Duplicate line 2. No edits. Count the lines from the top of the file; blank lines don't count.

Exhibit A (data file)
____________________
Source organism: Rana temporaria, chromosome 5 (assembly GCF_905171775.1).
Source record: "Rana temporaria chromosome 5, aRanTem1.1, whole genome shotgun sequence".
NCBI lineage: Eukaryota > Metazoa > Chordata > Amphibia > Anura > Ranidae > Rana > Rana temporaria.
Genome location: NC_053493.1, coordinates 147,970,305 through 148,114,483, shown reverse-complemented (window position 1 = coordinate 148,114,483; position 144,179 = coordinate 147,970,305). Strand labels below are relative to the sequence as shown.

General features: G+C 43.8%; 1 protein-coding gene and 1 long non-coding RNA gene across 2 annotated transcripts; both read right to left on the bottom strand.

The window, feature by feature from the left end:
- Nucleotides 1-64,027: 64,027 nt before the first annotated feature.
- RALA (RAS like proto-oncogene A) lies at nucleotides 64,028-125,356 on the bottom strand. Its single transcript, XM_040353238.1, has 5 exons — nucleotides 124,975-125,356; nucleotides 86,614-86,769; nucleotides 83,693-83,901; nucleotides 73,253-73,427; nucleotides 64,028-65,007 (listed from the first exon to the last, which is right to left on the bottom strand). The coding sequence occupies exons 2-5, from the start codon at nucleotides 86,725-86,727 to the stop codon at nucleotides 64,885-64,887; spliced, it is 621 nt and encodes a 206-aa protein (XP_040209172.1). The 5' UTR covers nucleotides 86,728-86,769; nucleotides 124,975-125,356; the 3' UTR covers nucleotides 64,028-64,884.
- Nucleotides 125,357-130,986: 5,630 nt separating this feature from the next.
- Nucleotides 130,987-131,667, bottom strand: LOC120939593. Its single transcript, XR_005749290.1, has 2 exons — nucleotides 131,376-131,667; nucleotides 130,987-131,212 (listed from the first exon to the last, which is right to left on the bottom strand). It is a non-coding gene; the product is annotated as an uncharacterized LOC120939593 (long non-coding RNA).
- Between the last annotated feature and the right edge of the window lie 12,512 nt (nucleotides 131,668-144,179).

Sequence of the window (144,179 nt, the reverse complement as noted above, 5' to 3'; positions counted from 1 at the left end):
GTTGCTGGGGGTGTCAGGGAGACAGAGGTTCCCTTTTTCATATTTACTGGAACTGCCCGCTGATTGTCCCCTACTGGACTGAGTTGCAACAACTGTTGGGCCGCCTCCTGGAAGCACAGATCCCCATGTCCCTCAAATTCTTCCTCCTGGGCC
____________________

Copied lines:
Source record: "Rana temporaria chromosome 5, aRanTem1.1, whole genome shotgun sequence".